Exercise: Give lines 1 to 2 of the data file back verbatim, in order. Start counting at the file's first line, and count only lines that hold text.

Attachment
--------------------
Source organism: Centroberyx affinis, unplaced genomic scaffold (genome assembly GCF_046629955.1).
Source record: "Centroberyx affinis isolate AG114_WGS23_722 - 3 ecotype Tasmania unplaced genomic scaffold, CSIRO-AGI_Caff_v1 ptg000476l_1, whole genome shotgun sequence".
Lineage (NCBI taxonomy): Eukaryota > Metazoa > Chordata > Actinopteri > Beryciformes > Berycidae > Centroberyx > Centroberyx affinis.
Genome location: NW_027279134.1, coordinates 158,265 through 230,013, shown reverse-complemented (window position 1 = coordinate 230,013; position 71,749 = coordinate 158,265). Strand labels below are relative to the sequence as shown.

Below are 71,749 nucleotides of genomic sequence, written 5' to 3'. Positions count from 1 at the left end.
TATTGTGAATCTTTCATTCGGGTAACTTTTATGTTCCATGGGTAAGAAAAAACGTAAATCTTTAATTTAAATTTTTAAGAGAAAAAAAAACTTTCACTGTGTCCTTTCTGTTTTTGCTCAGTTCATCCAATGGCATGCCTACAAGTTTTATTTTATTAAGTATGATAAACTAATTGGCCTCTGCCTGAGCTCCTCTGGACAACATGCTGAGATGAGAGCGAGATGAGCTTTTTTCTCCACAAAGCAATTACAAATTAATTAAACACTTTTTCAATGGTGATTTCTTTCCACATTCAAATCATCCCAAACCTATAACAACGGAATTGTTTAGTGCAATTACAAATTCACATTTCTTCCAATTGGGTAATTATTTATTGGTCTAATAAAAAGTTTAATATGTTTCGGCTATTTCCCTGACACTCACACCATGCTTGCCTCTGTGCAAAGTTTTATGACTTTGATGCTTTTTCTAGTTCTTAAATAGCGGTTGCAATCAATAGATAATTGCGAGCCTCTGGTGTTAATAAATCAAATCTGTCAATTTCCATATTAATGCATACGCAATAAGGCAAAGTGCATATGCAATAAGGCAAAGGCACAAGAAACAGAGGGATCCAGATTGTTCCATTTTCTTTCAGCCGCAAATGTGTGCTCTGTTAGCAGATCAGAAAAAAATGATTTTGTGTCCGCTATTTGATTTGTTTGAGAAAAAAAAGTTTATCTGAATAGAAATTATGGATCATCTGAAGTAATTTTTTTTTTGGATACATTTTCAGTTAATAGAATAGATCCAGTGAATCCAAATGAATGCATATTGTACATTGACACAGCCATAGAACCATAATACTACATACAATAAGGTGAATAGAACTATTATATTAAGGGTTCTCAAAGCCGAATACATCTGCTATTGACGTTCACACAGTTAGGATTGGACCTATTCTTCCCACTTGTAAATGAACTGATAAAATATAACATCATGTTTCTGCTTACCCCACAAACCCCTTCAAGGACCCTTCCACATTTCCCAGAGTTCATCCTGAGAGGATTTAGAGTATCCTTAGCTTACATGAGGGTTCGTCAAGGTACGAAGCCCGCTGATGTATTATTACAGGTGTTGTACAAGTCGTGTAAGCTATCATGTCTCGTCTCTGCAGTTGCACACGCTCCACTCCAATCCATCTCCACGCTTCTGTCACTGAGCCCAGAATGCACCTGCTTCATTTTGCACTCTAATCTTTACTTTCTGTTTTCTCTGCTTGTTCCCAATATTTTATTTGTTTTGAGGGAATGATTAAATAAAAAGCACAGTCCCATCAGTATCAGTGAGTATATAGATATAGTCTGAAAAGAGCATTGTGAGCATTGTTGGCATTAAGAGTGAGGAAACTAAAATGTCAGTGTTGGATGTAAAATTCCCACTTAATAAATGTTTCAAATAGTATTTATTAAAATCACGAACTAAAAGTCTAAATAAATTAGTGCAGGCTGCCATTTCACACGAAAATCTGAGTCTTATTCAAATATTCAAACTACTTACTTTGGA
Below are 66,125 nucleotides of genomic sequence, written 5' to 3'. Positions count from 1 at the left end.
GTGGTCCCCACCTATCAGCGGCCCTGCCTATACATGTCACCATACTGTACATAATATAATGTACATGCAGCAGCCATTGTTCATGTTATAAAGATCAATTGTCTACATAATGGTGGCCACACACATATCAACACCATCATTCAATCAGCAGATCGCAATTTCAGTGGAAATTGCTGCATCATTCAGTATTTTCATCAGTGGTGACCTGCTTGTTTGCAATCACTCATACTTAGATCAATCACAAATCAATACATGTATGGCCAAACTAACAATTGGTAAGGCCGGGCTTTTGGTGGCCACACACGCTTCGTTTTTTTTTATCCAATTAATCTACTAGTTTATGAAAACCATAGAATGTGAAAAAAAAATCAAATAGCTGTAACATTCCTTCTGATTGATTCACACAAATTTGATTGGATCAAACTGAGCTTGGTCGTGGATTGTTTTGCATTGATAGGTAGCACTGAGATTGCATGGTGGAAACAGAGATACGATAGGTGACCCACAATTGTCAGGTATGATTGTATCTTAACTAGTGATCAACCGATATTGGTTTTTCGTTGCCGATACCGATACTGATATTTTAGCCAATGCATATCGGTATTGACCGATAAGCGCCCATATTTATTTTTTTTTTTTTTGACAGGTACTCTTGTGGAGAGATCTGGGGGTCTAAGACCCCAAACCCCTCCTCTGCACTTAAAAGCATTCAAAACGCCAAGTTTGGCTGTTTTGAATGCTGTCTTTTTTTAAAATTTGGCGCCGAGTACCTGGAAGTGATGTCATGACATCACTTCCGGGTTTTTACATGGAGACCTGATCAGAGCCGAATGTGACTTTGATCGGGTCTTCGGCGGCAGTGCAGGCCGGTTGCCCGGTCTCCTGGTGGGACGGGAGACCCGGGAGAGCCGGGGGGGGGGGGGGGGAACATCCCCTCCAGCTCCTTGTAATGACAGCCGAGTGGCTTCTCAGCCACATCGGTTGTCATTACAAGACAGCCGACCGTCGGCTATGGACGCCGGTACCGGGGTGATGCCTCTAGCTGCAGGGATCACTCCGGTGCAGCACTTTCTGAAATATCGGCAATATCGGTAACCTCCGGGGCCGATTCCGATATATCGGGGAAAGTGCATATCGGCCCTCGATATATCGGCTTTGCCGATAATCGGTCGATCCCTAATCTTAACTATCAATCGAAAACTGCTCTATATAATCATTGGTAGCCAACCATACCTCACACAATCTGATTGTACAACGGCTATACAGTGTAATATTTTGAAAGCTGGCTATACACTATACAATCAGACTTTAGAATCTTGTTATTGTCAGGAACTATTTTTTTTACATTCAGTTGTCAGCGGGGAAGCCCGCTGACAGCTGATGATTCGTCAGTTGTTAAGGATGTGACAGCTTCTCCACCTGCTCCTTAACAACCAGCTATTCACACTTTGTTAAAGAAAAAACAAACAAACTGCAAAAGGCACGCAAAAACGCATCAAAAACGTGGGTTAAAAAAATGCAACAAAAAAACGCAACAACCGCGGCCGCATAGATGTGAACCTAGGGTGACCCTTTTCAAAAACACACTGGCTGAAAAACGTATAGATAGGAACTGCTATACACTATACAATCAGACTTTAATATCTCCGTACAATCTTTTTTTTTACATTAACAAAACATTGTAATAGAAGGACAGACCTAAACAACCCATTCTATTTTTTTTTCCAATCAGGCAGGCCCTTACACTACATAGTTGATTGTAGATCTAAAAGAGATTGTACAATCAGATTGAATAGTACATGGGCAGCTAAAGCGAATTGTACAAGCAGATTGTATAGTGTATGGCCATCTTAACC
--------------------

Source organism: Centroberyx affinis, unplaced genomic scaffold (genome assembly GCF_046629955.1).
Source record: "Centroberyx affinis isolate AG114_WGS23_722 - 3 ecotype Tasmania unplaced genomic scaffold, CSIRO-AGI_Caff_v1 ptg000476l_1, whole genome shotgun sequence".